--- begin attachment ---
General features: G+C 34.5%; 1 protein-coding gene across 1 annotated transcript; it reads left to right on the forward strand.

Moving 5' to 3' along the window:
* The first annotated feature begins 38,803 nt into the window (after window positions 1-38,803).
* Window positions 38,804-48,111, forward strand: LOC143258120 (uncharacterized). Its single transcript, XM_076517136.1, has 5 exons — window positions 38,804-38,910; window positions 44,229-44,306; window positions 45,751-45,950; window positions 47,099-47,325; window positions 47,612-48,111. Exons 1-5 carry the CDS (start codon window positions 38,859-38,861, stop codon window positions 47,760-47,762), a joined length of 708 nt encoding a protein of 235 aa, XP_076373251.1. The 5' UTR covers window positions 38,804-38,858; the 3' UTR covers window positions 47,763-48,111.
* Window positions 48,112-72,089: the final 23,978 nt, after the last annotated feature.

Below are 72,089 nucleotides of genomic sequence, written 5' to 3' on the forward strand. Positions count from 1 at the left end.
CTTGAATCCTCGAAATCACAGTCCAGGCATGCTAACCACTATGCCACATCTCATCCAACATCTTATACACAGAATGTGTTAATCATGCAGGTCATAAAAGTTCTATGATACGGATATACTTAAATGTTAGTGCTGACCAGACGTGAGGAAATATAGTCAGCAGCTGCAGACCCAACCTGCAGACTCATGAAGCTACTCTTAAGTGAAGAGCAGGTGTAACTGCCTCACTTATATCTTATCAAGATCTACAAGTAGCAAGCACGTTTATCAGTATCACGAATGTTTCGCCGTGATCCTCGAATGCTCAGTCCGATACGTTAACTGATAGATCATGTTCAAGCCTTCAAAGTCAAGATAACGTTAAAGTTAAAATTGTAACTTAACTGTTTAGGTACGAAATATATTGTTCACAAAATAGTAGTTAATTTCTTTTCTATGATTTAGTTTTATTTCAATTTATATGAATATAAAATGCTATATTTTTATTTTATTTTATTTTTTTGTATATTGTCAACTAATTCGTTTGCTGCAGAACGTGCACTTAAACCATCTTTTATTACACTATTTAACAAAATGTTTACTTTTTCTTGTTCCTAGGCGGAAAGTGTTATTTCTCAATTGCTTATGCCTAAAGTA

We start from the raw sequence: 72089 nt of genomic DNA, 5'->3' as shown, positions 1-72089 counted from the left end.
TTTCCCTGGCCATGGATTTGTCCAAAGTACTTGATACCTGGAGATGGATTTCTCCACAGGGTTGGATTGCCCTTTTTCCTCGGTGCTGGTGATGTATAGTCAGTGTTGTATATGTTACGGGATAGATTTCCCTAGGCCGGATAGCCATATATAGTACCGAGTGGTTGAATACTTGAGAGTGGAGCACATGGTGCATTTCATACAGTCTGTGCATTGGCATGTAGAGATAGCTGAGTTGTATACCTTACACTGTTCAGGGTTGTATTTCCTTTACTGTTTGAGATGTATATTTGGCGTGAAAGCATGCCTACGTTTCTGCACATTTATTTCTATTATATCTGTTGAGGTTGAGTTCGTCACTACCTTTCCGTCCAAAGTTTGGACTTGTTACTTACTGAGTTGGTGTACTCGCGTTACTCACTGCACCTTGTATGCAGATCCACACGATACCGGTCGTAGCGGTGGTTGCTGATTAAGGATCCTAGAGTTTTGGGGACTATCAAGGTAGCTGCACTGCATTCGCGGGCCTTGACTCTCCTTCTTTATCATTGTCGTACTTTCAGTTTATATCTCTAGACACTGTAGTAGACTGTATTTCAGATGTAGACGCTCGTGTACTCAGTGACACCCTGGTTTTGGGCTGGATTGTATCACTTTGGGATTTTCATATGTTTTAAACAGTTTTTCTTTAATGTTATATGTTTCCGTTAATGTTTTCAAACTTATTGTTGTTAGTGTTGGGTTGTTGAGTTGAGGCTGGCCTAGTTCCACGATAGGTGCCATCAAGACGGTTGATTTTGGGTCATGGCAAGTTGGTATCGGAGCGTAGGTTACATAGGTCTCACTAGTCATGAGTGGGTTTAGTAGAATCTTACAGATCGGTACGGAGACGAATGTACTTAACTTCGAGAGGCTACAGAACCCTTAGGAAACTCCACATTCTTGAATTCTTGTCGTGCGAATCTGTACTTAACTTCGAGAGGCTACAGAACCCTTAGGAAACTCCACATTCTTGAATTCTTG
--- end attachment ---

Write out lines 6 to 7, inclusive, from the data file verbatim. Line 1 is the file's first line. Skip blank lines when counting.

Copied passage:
Below are 72,089 nucleotides of genomic sequence, written 5' to 3' on the forward strand. Positions count from 1 at the left end.
CTTGAATCCTCGAAATCACAGTCCAGGCATGCTAACCACTATGCCACATCTCATCCAACATCTTATACACAGAATGTGTTAATCATGCAGGTCATAAAAGTTCTATGATACGGATATACTTAAATGTTAGTGCTGACCAGACGTGAGGAAATATAGTCAGCAGCTGCAGACCCAACCTGCAGACTCATGAAGCTACTCTTAAGTGAAGAGCAGGTGTAACTGCCTCACTTATATCTTATCAAGATCTACAAGTAGCAAGCACGTTTATCAGTATCACGAATGTTTCGCCGTGATCCTCGAATGCTCAGTCCGATACGTTAACTGATAGATCATGTTCAAGCCTTCAAAGTCAAGATAACGTTAAAGTTAAAATTGTAACTTAACTGTTTAGGTACGAAATATATTGTTCACAAAATAGTAGTTAATTTCTTTTCTATGATTTAGTTTTATTTCAATTTATATGAATATAAAATGCTATATTTTTATTTTATTTTATTTTTTTGTATATTGTCAACTAATTCGTTTGCTGCAGAACGTGCACTTAAACCATCTTTTATTACACTATTTAACAAAATGTTTACTTTTTCTTGTTCCTAGGCGGAAAGTGTTATTTCTCAATTGCTTATGCCTAAAGTA